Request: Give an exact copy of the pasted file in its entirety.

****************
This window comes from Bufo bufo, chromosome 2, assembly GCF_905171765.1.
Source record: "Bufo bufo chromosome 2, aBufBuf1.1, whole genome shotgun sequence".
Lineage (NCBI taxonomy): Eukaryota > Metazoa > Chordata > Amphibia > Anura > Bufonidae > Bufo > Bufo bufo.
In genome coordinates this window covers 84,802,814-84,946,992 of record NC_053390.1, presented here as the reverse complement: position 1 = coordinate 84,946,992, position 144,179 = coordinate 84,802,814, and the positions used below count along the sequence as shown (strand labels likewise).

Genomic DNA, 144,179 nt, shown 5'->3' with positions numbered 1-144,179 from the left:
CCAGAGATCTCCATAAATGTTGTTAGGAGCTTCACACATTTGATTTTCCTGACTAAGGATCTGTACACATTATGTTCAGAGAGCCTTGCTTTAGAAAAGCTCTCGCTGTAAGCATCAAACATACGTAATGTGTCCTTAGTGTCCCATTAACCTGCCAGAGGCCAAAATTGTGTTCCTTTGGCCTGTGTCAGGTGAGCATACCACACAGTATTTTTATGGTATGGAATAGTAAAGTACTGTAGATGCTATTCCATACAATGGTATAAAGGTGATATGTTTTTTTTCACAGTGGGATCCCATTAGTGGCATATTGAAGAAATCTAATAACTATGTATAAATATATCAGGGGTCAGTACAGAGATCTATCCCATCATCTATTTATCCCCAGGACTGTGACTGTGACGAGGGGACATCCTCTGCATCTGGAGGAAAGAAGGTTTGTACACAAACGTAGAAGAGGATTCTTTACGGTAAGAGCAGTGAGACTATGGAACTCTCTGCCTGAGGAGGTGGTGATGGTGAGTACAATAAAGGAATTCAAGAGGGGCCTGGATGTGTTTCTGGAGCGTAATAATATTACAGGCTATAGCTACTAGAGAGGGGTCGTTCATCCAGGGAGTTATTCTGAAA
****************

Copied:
This window comes from Bufo bufo, chromosome 2, assembly GCF_905171765.1.
Source record: "Bufo bufo chromosome 2, aBufBuf1.1, whole genome shotgun sequence".
Lineage (NCBI taxonomy): Eukaryota > Metazoa > Chordata > Amphibia > Anura > Bufonidae > Bufo > Bufo bufo.
In genome coordinates this window covers 84,802,814-84,946,992 of record NC_053390.1, presented here as the reverse complement: position 1 = coordinate 84,946,992, position 144,179 = coordinate 84,802,814, and the positions used below count along the sequence as shown (strand labels likewise).

Genomic DNA, 144,179 nt, shown 5'->3' with positions numbered 1-144,179 from the left:
CCAGAGATCTCCATAAATGTTGTTAGGAGCTTCACACATTTGATTTTCCTGACTAAGGATCTGTACACATTATGTTCAGAGAGCCTTGCTTTAGAAAAGCTCTCGCTGTAAGCATCAAACATACGTAATGTGTCCTTAGTGTCCCATTAACCTGCCAGAGGCCAAAATTGTGTTCCTTTGGCCTGTGTCAGGTGAGCATACCACACAGTATTTTTATGGTATGGAATAGTAAAGTACTGTAGATGCTATTCCATACAATGGTATAAAGGTGATATGTTTTTTTTCACAGTGGGATCCCATTAGTGGCATATTGAAGAAATCTAATAACTATGTATAAATATATCAGGGGTCAGTACAGAGATCTATCCCATCATCTATTTATCCCCAGGACTGTGACTGTGACGAGGGGACATCCTCTGCATCTGGAGGAAAGAAGGTTTGTACACAAACGTAGAAGAGGATTCTTTACGGTAAGAGCAGTGAGACTATGGAACTCTCTGCCTGAGGAGGTGGTGATGGTGAGTACAATAAAGGAATTCAAGAGGGGCCTGGATGTGTTTCTGGAGCGTAATAATATTACAGGCTATAGCTACTAGAGAGGGGTCGTTCATCCAGGGAGTTATTCTGAAA